Monroe County officials can use Hart InterCivic voting equipment for the upcoming general election despite the Indiana Election Commission’s having censured the vendor for failure to comply with state voting laws. County Elections Supervisor Laura Dahncke said the Indiana Election Commission approved a resolution allowing Hart InterCivic, the county’s voting machines vendor, and two others, Dominion and Election Systems and Software, to use current machines in the general election. At a June Indiana Election Commission meeting, clerks learned that equipment could possibly be decertified. William Ellis, the Republican member on the Monroe County Election Board, said he believes the Indiana Election Commission made the right choice in allowing use of current voting equipment this year. He noted that it also gives vendors and legislators more time to address possible certification issues based on a change in interpretation of the law. “The history behind this has to do with a very poorly written statute,” said county Clerk Nicole Browne. “The wording of the statute, if applied literally, compromised voter intent.”

Mississippi: Small number have voting rights restored in Mississippi | Jackson Clarion-Ledger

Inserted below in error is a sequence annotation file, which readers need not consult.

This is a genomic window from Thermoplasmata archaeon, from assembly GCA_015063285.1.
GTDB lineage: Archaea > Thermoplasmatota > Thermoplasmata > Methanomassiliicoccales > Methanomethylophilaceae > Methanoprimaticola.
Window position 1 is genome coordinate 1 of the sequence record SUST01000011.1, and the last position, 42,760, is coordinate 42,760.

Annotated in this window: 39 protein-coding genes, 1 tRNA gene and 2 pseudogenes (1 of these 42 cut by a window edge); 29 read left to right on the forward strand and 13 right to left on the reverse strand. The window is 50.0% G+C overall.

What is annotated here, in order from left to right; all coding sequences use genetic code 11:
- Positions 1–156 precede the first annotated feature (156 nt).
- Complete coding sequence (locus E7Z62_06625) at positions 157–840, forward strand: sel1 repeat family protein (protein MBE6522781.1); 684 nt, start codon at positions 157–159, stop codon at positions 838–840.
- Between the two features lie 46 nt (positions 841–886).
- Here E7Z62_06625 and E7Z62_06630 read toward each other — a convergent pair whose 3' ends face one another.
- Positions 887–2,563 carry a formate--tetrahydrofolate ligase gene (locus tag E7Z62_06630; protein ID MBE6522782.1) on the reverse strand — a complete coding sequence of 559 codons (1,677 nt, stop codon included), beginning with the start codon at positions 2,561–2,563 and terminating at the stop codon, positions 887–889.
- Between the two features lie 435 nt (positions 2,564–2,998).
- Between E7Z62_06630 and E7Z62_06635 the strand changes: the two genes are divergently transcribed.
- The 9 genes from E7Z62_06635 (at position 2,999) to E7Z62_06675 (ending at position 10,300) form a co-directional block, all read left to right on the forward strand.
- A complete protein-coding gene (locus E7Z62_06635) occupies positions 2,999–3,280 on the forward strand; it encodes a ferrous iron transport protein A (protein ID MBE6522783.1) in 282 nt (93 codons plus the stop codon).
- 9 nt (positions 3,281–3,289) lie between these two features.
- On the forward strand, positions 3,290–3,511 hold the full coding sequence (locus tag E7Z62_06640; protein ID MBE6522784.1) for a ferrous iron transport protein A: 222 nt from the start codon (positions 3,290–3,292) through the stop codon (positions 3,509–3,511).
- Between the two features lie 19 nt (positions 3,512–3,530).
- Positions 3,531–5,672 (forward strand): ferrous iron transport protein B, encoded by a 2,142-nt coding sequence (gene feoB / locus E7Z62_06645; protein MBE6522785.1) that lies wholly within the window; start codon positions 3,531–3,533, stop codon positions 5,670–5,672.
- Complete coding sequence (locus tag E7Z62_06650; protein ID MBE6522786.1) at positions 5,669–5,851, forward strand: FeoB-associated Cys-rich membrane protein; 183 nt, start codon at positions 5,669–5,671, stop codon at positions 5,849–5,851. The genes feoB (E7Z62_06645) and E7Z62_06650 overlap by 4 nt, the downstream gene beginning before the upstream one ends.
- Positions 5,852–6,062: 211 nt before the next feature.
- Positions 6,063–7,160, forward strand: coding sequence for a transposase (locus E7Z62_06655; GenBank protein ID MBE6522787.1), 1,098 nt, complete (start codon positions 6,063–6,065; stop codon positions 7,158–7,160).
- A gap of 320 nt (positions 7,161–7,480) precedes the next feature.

In Mississippi, a person convicted of selling 1,000 kilos of cocaine keeps the right to vote while a person convicted of grand larceny loses the right to vote for life. Mississippi lists 21 felony crimes that disqualify a person from voting for life: arson; armed robbery; bigamy; bribery; embezzlement; extortion; felony bad check; felony shoplifting; forgery; larceny; murder; obtaining money or goods under false pretense; perjury; rape; receiving stolen property; robbery; theft; timber larceny; unlawful taking of motor vehicle; statutory rape; carjacking; and larceny under lease or rental agreement. In Mississippi, the only way to restore the right to vote after a felony conviction is by the Legislature passing a suffrage bill. However, very few people have their right to vote restored through the legislative process. “It’s not an effective, workable system,” said longtime state Rep. Tommy Reynolds, D-Charleston. “It’s basically a 19th century system for the 21st century.”